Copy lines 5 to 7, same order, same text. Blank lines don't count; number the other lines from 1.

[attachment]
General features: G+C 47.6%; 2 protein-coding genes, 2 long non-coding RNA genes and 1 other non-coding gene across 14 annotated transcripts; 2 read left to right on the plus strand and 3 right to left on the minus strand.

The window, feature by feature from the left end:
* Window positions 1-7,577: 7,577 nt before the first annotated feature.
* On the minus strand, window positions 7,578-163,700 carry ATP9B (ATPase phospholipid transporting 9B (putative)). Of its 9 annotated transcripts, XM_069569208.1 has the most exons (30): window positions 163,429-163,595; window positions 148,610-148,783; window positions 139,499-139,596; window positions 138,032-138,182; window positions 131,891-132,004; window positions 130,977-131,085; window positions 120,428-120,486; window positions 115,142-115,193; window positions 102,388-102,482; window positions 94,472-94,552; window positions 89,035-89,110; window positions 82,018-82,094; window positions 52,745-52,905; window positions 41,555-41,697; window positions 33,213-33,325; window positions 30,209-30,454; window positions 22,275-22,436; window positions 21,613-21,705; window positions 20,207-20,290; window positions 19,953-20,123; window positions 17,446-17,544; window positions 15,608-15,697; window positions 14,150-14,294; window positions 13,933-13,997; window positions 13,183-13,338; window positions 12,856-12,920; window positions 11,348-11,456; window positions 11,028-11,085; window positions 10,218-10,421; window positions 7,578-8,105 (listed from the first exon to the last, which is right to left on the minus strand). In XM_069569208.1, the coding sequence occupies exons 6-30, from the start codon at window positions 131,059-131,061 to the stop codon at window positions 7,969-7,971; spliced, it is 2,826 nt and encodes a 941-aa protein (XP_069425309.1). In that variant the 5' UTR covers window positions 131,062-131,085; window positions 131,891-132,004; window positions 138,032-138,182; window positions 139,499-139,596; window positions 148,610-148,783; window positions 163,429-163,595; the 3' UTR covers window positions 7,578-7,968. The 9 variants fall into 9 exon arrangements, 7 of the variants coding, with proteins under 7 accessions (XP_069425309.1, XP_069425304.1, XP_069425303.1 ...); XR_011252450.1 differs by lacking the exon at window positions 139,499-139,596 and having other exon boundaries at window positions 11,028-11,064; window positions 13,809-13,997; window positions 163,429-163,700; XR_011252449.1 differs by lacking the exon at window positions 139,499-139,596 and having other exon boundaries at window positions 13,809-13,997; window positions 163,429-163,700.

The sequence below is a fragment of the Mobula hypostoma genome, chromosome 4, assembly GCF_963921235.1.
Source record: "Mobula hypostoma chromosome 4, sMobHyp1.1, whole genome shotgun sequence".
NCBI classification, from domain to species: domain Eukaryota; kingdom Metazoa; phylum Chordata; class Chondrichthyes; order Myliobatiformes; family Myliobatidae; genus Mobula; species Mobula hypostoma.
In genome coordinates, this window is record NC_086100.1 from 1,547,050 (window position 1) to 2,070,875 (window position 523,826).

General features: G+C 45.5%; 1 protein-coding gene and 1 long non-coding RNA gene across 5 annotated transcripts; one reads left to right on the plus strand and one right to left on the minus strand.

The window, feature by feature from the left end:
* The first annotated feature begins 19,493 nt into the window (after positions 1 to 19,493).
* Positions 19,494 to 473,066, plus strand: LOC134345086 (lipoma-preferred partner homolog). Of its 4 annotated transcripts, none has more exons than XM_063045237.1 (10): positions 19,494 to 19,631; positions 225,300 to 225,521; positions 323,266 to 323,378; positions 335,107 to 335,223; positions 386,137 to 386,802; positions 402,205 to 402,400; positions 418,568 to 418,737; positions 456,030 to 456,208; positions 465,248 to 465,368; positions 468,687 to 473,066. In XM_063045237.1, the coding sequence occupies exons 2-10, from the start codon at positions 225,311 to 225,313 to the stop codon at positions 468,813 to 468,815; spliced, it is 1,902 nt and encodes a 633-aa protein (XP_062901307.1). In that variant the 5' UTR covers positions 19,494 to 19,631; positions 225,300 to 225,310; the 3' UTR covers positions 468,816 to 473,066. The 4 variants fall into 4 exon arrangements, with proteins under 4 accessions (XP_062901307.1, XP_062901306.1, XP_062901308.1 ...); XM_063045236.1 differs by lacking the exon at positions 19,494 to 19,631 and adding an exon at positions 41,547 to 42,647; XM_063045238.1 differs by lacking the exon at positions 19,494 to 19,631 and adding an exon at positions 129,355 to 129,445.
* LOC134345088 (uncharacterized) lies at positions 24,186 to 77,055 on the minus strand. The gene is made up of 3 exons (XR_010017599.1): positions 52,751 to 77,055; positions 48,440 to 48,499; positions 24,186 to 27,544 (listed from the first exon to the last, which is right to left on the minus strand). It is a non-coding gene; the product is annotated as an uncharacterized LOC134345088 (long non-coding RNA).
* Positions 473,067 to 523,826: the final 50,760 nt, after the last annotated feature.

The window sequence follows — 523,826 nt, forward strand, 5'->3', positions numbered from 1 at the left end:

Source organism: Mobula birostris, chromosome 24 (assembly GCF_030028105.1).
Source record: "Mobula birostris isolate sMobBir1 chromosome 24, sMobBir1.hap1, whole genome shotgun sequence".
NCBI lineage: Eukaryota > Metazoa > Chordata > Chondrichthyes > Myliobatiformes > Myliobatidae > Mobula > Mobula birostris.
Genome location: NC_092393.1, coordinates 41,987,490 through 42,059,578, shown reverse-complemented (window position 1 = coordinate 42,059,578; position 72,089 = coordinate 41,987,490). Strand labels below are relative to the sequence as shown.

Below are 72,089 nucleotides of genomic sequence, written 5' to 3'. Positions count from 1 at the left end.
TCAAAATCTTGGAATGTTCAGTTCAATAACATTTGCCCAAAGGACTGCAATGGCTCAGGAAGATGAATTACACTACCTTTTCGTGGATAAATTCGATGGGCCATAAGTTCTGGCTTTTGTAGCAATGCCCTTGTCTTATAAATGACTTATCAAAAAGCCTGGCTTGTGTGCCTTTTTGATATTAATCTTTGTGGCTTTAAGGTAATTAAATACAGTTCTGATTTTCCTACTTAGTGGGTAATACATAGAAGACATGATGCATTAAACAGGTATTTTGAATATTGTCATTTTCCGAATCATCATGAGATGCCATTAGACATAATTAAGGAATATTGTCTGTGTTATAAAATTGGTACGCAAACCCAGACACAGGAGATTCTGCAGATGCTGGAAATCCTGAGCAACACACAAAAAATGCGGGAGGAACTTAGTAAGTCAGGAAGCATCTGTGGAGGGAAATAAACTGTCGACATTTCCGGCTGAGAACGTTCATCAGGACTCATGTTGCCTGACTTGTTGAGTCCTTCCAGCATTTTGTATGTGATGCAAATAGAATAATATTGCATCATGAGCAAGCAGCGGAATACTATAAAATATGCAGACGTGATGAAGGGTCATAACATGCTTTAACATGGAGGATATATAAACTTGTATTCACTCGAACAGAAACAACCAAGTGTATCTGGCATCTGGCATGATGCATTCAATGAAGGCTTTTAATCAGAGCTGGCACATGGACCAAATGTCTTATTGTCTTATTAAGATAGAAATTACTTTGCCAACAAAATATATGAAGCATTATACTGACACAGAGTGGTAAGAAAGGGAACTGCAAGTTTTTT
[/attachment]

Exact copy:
The sequence below is a fragment of the Mobula hypostoma genome, chromosome 4, assembly GCF_963921235.1.
Source record: "Mobula hypostoma chromosome 4, sMobHyp1.1, whole genome shotgun sequence".
NCBI classification, from domain to species: domain Eukaryota; kingdom Metazoa; phylum Chordata; class Chondrichthyes; order Myliobatiformes; family Myliobatidae; genus Mobula; species Mobula hypostoma.